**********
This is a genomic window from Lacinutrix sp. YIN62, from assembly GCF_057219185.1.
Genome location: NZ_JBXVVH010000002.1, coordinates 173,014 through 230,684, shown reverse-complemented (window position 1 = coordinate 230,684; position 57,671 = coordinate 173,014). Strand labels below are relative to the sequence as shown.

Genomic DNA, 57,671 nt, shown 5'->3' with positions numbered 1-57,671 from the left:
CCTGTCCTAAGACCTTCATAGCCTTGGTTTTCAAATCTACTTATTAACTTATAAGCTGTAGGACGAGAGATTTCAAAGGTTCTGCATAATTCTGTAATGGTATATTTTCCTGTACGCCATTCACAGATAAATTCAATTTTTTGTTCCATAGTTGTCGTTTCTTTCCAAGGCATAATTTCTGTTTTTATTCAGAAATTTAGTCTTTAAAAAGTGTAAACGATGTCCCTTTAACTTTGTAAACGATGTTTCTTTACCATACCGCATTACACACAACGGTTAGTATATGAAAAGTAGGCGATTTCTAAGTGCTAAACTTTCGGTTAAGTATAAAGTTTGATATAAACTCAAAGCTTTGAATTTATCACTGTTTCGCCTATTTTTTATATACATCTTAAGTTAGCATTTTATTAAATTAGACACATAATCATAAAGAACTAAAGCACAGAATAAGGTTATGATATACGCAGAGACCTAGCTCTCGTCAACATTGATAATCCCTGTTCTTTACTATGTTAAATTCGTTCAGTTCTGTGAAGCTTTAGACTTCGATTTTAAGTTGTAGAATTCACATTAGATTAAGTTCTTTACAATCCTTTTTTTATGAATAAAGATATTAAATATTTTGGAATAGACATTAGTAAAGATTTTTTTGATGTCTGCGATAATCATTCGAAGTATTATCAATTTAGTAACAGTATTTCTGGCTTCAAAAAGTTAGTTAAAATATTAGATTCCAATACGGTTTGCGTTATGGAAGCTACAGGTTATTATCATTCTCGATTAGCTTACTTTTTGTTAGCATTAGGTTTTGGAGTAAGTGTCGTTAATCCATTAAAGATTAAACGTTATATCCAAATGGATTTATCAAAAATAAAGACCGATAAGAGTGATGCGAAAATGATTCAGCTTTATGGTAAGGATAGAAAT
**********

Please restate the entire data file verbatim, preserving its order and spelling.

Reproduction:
This is a genomic window from Lacinutrix sp. YIN62, from assembly GCF_057219185.1.
Genome location: NZ_JBXVVH010000002.1, coordinates 173,014 through 230,684, shown reverse-complemented (window position 1 = coordinate 230,684; position 57,671 = coordinate 173,014). Strand labels below are relative to the sequence as shown.

Genomic DNA, 57,671 nt, shown 5'->3' with positions numbered 1-57,671 from the left:
CCTGTCCTAAGACCTTCATAGCCTTGGTTTTCAAATCTACTTATTAACTTATAAGCTGTAGGACGAGAGATTTCAAAGGTTCTGCATAATTCTGTAATGGTATATTTTCCTGTACGCCATTCACAGATAAATTCAATTTTTTGTTCCATAGTTGTCGTTTCTTTCCAAGGCATAATTTCTGTTTTTATTCAGAAATTTAGTCTTTAAAAAGTGTAAACGATGTCCCTTTAACTTTGTAAACGATGTTTCTTTACCATACCGCATTACACACAACGGTTAGTATATGAAAAGTAGGCGATTTCTAAGTGCTAAACTTTCGGTTAAGTATAAAGTTTGATATAAACTCAAAGCTTTGAATTTATCACTGTTTCGCCTATTTTTTATATACATCTTAAGTTAGCATTTTATTAAATTAGACACATAATCATAAAGAACTAAAGCACAGAATAAGGTTATGATATACGCAGAGACCTAGCTCTCGTCAACATTGATAATCCCTGTTCTTTACTATGTTAAATTCGTTCAGTTCTGTGAAGCTTTAGACTTCGATTTTAAGTTGTAGAATTCACATTAGATTAAGTTCTTTACAATCCTTTTTTTATGAATAAAGATATTAAATATTTTGGAATAGACATTAGTAAAGATTTTTTTGATGTCTGCGATAATCATTCGAAGTATTATCAATTTAGTAACAGTATTTCTGGCTTCAAAAAGTTAGTTAAAATATTAGATTCCAATACGGTTTGCGTTATGGAAGCTACAGGTTATTATCATTCTCGATTAGCTTACTTTTTGTTAGCATTAGGTTTTGGAGTAAGTGTCGTTAATCCATTAAAGATTAAACGTTATATCCAAATGGATTTATCAAAAATAAAGACCGATAAGAGTGATGCGAAAATGATTCAGCTTTATGGTAAGGATAGAAAT